A Sword Is Your Best Friend
HIGH Literally any of the adorable monster sidekicks. They're all great.
LOW Killing twenty Earth Golems in a row to farm the gems I need.
WTF Wait, is the game almost over? It's only been 20 hours… Oh, I see what's about to happen!
I'm not in any position to ask favors from Compile Heart, the developers of Fairy Fencer F. I've played enough of their games to know what I'm getting into when I boot up the PS3.
There will be girls in fetish costumes. Many of the respawning field enemies will be drawn from a large pool of recycled 3D models. At some point, two female characters will get into an argument about breast size, probably during a bath scene.
These are known quantities going into a Compile Heart game, and only a fool would expect different, but what I wanted on top of all that other stuff—what I hope for every time I start one of their games—is a story and setting worth spending 40 hours in.
This time, they delivered.
Set in the standard 'fantasy world with ancient high-tech ruins', FFF takes a cliched premise (Ancient Gods and Demons are Sealed Away, competing forces want to release them) and twists it into a nearly unrecognizable shape by making quest items into characters with their own stories and opinions about the fate of the world.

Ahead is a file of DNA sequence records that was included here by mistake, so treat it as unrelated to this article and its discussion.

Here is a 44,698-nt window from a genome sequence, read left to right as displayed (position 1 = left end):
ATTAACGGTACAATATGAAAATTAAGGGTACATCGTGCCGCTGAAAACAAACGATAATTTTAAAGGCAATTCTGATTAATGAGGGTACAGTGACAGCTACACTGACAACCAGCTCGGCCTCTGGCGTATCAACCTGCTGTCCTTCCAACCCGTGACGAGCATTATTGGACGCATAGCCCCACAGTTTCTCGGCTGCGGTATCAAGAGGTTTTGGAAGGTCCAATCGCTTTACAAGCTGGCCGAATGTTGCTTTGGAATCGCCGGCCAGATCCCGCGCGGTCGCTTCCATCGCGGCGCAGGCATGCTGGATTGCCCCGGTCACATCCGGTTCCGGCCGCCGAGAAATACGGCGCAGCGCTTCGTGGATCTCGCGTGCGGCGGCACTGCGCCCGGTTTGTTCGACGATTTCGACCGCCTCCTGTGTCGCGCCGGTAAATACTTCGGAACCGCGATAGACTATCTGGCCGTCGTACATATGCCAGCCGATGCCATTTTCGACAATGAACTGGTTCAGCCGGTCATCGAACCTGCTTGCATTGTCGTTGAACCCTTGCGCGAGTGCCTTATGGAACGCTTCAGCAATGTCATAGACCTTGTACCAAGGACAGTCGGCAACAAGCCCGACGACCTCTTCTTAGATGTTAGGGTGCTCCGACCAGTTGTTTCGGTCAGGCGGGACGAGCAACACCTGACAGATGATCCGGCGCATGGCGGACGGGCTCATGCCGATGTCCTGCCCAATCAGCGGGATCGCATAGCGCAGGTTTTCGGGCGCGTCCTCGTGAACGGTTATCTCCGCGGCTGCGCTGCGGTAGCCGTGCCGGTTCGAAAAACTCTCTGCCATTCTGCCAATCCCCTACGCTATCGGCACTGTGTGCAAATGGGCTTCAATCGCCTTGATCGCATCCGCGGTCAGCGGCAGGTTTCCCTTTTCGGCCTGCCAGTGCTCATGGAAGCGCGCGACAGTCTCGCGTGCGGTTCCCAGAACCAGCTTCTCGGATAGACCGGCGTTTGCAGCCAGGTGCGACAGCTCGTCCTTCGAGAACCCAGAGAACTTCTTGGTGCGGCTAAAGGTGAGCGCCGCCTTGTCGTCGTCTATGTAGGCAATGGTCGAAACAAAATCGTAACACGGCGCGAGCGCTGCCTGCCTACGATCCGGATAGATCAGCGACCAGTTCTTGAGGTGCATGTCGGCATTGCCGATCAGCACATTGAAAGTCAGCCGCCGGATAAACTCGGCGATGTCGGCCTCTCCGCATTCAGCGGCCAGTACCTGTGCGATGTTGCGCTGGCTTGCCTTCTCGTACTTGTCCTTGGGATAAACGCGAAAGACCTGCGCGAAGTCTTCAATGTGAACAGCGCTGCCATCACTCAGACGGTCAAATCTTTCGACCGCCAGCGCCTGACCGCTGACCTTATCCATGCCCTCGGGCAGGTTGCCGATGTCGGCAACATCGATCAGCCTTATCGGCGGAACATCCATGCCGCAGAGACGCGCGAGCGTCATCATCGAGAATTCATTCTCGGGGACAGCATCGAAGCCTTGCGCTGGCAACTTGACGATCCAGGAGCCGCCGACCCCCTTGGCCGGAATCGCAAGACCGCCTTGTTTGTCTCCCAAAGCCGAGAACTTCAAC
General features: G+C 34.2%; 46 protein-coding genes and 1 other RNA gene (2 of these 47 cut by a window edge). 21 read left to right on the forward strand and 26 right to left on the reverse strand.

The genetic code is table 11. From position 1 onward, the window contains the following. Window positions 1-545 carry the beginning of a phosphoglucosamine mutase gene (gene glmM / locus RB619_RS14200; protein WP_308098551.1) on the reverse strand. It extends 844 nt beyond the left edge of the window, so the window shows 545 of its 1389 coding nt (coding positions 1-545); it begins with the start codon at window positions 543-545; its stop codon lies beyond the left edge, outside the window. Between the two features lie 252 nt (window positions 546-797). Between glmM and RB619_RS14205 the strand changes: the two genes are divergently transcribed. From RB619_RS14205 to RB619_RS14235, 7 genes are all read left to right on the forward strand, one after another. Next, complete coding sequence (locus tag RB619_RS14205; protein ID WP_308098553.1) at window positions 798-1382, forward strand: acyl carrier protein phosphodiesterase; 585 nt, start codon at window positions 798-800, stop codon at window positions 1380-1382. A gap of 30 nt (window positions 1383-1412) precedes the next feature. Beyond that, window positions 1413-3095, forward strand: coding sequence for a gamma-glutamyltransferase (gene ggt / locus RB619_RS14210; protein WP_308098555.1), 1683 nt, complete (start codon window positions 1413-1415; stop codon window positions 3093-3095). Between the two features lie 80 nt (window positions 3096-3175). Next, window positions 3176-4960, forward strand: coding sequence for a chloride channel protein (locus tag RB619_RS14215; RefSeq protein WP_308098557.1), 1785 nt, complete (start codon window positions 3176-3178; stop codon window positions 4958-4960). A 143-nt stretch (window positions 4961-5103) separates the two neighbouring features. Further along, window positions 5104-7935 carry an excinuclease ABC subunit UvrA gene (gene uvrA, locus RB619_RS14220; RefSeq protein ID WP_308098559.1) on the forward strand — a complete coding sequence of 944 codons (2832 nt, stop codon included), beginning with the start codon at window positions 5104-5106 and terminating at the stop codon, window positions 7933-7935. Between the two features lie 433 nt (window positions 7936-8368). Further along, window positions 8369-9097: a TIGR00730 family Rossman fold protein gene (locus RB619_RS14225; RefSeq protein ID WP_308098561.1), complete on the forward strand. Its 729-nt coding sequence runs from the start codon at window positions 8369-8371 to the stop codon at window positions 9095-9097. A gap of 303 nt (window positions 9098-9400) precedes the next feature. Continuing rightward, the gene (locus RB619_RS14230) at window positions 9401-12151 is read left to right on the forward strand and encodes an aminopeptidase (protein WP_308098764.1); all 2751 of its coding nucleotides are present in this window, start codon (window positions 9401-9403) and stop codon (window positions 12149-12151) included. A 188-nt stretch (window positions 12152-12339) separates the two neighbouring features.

Players start out as Fang, a starving young adventurer who becomes a 'Fencer' by pulling out a 'Fury' from a stone, releasing the 'Fairy' living inside the magic weapon. The alliteration can get a little confusing at times, but the gist is that every hero receives, along with the only weapon they'll use for the rest of their lives, a magical sidekick. It's not unlike the premise of The Golden Compass, if people's Daemons could have been men in suits, or mouse-ladies, or giant robots. In this world, it seems, Fairies can be any Japanese genre archetype at all!
To its credit, the game wastes absolutely no time on backstory or exposition. Players are expected to accept the outlandish premises of FFF's world and just blaze ahead. It's a winning strategy, as I found myself excited to watch the world map open and add new locations, knowing full well that each new area would introduce more bizarre characters and strange plot twists.
Fairy Fencer's world is relatively contained—there's a hub town for shopping and plot, then a series of dungeons to visit—but the developers manage to take the story in such unusual directions that it's impossible not to be impressed by their audacity and skill. Is it fundamentally another story about a scrappy group of underdogs trying to stop the resurrection of an evil God? Absolutely. But the places the story goes on its way to the inevitable final conflict are fascinating enough to justify the trip.
FFF's combat and world-shaping mechanic are also high-caliber. Players make a three-person combat team for turn-based combat which takes place in the same field where enemies were encountered. There's nothing new in the combat, but it's well-balanced, with each character having enough unique skills that there's always a situation they can be useful in.